Now please understand I have severe apnea and am an extreme case... I have been running my cpap prescribed at 17-20 for over tenyears. . There are issues with running that high most are mask and pillow related (they simply aren't designed to work at that pressure) but as someone who has had to go that high ( and no bipap doesn't work for me) if you are running at a high pressure get checked out as often as possible. I haven't had a night sleep without my machine since I picked it up it is my original machine it does get checked and cleaned regularly. The thing with sleep apnea that most people forget. Is how it affects the rest of your body. Having sleep studies is a good start but you need to get a physical done as well. And keep getting them as often as you can afford. I have had 3sleep studies and probably 10 physicals I know my heart is bad and not getting better but its not getting worse yet. But as I need that pressure I have had no ill effects. I will say if you turn your machine up past what your mask can take it will make your machine useless as when you need the pressure most it won't be there
I am new to CPAP. I have had type 1 diabetes for 35 years. I adjust my insulin my self and have very good control of my blood sugars. I think no one knows your body as well as yourself. I plan to educate myself on CPAP and think I can regulate my theropy best myself since the results I am looking for is to feel better. For now I will follow my doctors directions and learn all I can about how to sleep better.
I am more concerned about the danger of not using CPAP/BIPAP/ASV if diagnosed with apnea.
10-09-2014, 09:23 AM
(This post was last modified: 10-09-2014, 09:24 AM by wheaton4prez.)
I came across this thread because I am scheduled to get a CPAP machine in a few days and I wanted to see if there were any risks.
I see that all of the discussion has been over too much pressure. I hadn't even considered that to be a danger. I was concerned more with being suffocated by having the mask on and the machine going off or malfunctioning. Is that a possibility or is there some fail-safe design feature that would allow you to breathe with the mask on and the machine off?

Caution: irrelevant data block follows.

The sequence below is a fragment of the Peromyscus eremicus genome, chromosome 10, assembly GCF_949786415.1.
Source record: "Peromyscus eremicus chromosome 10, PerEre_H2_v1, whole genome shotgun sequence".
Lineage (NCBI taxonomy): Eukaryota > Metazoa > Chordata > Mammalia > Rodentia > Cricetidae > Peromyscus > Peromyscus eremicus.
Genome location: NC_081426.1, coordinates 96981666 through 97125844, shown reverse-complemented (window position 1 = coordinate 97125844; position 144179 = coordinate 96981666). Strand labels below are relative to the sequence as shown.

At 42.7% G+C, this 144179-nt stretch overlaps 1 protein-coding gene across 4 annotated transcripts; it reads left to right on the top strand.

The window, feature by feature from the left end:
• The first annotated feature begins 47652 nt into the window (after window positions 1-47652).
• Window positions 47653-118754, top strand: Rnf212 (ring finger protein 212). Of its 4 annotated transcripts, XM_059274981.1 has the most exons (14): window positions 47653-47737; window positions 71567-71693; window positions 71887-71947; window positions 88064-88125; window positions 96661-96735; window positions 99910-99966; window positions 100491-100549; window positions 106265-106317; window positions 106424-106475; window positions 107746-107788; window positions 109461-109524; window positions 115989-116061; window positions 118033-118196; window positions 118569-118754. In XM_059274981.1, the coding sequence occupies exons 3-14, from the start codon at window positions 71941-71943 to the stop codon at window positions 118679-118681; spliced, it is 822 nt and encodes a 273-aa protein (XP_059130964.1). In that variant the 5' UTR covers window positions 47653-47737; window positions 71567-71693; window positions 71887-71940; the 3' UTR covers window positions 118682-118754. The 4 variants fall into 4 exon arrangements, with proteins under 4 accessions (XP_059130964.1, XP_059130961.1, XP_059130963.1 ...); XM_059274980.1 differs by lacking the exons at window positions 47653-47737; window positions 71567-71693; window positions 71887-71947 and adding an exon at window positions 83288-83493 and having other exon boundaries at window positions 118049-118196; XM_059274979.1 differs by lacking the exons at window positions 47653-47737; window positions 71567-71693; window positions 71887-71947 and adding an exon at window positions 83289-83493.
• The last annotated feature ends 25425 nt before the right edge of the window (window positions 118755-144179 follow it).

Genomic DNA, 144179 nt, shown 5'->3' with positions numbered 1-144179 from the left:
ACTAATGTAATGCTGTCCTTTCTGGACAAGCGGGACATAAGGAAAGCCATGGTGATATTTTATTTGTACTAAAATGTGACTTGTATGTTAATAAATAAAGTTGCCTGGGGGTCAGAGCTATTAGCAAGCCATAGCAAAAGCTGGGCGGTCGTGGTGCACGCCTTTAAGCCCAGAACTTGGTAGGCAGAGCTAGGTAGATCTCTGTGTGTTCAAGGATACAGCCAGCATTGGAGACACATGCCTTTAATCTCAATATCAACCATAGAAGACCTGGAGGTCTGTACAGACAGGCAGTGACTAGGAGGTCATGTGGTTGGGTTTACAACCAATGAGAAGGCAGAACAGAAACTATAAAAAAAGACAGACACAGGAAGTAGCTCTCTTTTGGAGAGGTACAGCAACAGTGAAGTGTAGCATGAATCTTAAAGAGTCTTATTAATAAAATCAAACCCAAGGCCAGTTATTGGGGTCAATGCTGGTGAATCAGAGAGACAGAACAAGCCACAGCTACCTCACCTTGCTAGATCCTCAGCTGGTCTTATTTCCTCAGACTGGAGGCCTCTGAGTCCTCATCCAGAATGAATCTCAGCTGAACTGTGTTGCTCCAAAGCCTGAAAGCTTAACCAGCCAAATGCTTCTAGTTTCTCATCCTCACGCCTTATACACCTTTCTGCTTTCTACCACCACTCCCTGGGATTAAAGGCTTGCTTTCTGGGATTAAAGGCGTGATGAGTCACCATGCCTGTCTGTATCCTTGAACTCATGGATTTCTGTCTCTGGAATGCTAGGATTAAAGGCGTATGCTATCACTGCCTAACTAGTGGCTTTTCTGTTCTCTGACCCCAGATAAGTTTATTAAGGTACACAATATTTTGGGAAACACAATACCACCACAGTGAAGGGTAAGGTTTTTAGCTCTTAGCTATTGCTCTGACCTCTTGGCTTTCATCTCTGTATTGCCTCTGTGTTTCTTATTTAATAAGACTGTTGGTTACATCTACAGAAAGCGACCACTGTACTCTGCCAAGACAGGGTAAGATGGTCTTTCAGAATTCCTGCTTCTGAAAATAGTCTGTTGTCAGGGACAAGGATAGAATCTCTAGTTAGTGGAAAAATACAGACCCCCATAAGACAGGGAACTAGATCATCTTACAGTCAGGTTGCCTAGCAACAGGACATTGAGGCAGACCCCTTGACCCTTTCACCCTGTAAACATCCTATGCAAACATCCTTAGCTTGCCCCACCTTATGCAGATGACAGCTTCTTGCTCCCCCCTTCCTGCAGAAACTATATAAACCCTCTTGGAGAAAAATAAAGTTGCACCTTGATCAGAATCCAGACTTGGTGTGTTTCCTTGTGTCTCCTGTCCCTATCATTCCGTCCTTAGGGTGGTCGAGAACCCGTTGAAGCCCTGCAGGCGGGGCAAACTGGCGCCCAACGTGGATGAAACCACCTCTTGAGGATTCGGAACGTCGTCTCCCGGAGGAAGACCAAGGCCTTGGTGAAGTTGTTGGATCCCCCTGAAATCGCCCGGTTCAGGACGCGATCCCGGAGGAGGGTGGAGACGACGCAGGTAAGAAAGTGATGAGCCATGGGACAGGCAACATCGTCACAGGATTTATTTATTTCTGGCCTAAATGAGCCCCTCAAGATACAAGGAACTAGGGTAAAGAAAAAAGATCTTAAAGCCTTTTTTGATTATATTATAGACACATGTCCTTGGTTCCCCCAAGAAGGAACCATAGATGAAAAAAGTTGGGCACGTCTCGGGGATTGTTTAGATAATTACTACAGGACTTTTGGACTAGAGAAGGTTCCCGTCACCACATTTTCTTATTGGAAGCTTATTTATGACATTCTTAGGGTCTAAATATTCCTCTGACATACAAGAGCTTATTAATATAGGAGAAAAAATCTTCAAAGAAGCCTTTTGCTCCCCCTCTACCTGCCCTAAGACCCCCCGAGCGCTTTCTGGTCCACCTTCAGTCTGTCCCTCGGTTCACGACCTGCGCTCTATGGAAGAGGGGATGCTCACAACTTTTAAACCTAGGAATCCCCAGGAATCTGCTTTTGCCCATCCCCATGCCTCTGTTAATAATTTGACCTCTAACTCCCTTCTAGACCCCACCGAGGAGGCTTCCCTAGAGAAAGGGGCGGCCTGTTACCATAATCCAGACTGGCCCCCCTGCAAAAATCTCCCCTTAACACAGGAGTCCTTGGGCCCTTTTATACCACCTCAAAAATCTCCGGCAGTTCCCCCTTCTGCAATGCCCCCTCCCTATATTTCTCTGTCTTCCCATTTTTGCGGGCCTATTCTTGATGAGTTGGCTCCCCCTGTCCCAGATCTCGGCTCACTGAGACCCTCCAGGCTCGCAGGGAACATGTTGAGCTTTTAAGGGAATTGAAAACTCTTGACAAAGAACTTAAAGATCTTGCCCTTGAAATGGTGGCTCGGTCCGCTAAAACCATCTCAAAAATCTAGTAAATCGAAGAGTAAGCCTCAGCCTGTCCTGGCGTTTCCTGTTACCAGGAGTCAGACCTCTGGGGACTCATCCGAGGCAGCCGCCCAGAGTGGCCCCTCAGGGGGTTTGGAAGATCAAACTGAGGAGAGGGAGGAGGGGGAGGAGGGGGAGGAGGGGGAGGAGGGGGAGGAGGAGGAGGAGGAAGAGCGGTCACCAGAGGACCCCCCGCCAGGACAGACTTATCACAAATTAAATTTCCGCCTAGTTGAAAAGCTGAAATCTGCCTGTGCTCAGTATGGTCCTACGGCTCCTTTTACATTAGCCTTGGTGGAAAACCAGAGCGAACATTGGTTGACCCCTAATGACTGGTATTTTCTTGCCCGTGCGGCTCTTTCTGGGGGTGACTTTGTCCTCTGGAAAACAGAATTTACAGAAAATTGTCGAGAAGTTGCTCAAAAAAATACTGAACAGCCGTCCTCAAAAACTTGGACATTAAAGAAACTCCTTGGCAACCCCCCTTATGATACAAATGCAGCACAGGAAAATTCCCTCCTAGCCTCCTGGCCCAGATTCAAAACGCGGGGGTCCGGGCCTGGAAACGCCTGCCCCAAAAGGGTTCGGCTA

Over the several years that I have been involved with sleep apnea, forums, etc., I have yet to hear of one single case of ANY ill effects arising from the use of a CPAP/XPAP machine operating under normal conditions. I have never heard of any XPAP machines "taking off" on their own and pushing more than, say, 20 cmH2O pressure. I would have to say that the Rx issue is one of control as most XPAP users are totally ignorant of what their blower does and how to deal with it and cannot be bothered. Hence, you are going to have to be supervised like a 4 year old. I find it very curious that I was able to produce better results than the sleep docs for myself, my wife, etc., after simply participating in the forums and reading the clinician manuals and materials online. For instance... sleep doc end result until we get to see him in another 4.5 years AHI=85+. MY results after looking at one week of data from XPAP and pulse oximeter and adjusting things accordingly? AHI=<5 and still working on it. My AHI runs <1. Sleep doc scratches his head. So.. I have no idea as to why an Rx is required and I have never heard of anyone being injured by XPAP except I once had mine fall on my toe and my toenail turned slightly purple. Just my two cents worth FWIW. Oh, and IMHO? The adverse effects of NOT using XPAP when it is indicated is far, far, far worse and far more prevalent. Of this I am sure and can produce a list.
Educate, Advocate, Contemplate.
Herein lies personal opinion, no professional advice, which ALL are well advised to seek.